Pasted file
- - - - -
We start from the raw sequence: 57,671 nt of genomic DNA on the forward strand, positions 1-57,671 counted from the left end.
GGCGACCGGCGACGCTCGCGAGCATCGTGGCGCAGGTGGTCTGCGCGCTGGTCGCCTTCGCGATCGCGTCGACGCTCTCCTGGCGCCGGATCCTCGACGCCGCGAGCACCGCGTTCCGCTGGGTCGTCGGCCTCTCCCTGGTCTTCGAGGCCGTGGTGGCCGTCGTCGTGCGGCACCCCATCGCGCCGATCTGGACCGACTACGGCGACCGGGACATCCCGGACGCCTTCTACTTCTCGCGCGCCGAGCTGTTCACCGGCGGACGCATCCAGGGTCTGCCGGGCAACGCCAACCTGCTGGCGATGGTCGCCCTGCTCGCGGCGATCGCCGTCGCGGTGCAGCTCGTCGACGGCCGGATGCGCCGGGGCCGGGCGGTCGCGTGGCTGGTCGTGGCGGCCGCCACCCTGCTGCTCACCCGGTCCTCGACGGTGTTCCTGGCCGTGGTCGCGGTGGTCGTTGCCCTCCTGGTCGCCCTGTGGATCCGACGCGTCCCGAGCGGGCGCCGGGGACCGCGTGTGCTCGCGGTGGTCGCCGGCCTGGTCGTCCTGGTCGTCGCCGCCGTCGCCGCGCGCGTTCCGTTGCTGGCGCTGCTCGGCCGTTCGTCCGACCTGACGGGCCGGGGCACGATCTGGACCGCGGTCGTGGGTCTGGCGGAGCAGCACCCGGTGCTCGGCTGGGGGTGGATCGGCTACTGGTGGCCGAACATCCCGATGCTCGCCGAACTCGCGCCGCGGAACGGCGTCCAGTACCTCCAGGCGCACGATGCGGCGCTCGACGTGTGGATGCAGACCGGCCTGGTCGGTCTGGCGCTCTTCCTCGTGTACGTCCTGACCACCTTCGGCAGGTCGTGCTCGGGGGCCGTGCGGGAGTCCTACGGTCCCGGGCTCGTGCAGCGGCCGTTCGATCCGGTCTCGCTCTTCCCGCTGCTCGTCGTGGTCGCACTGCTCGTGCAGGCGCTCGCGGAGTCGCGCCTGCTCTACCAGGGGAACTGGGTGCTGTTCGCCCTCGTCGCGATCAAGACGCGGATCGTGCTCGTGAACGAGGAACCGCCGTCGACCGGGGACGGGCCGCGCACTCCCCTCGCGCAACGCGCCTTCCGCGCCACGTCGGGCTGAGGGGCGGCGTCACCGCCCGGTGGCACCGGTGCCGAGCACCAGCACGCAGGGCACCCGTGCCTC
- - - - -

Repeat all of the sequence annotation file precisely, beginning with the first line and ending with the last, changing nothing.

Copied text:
We start from the raw sequence: 57,671 nt of genomic DNA on the forward strand, positions 1-57,671 counted from the left end.
GGCGACCGGCGACGCTCGCGAGCATCGTGGCGCAGGTGGTCTGCGCGCTGGTCGCCTTCGCGATCGCGTCGACGCTCTCCTGGCGCCGGATCCTCGACGCCGCGAGCACCGCGTTCCGCTGGGTCGTCGGCCTCTCCCTGGTCTTCGAGGCCGTGGTGGCCGTCGTCGTGCGGCACCCCATCGCGCCGATCTGGACCGACTACGGCGACCGGGACATCCCGGACGCCTTCTACTTCTCGCGCGCCGAGCTGTTCACCGGCGGACGCATCCAGGGTCTGCCGGGCAACGCCAACCTGCTGGCGATGGTCGCCCTGCTCGCGGCGATCGCCGTCGCGGTGCAGCTCGTCGACGGCCGGATGCGCCGGGGCCGGGCGGTCGCGTGGCTGGTCGTGGCGGCCGCCACCCTGCTGCTCACCCGGTCCTCGACGGTGTTCCTGGCCGTGGTCGCGGTGGTCGTTGCCCTCCTGGTCGCCCTGTGGATCCGACGCGTCCCGAGCGGGCGCCGGGGACCGCGTGTGCTCGCGGTGGTCGCCGGCCTGGTCGTCCTGGTCGTCGCCGCCGTCGCCGCGCGCGTTCCGTTGCTGGCGCTGCTCGGCCGTTCGTCCGACCTGACGGGCCGGGGCACGATCTGGACCGCGGTCGTGGGTCTGGCGGAGCAGCACCCGGTGCTCGGCTGGGGGTGGATCGGCTACTGGTGGCCGAACATCCCGATGCTCGCCGAACTCGCGCCGCGGAACGGCGTCCAGTACCTCCAGGCGCACGATGCGGCGCTCGACGTGTGGATGCAGACCGGCCTGGTCGGTCTGGCGCTCTTCCTCGTGTACGTCCTGACCACCTTCGGCAGGTCGTGCTCGGGGGCCGTGCGGGAGTCCTACGGTCCCGGGCTCGTGCAGCGGCCGTTCGATCCGGTCTCGCTCTTCCCGCTGCTCGTCGTGGTCGCACTGCTCGTGCAGGCGCTCGCGGAGTCGCGCCTGCTCTACCAGGGGAACTGGGTGCTGTTCGCCCTCGTCGCGATCAAGACGCGGATCGTGCTCGTGAACGAGGAACCGCCGTCGACCGGGGACGGGCCGCGCACTCCCCTCGCGCAACGCGCCTTCCGCGCCACGTCGGGCTGAGGGGCGGCGTCACCGCCCGGTGGCACCGGTGCCGAGCACCAGCACGCAGGGCACCCGTGCCTC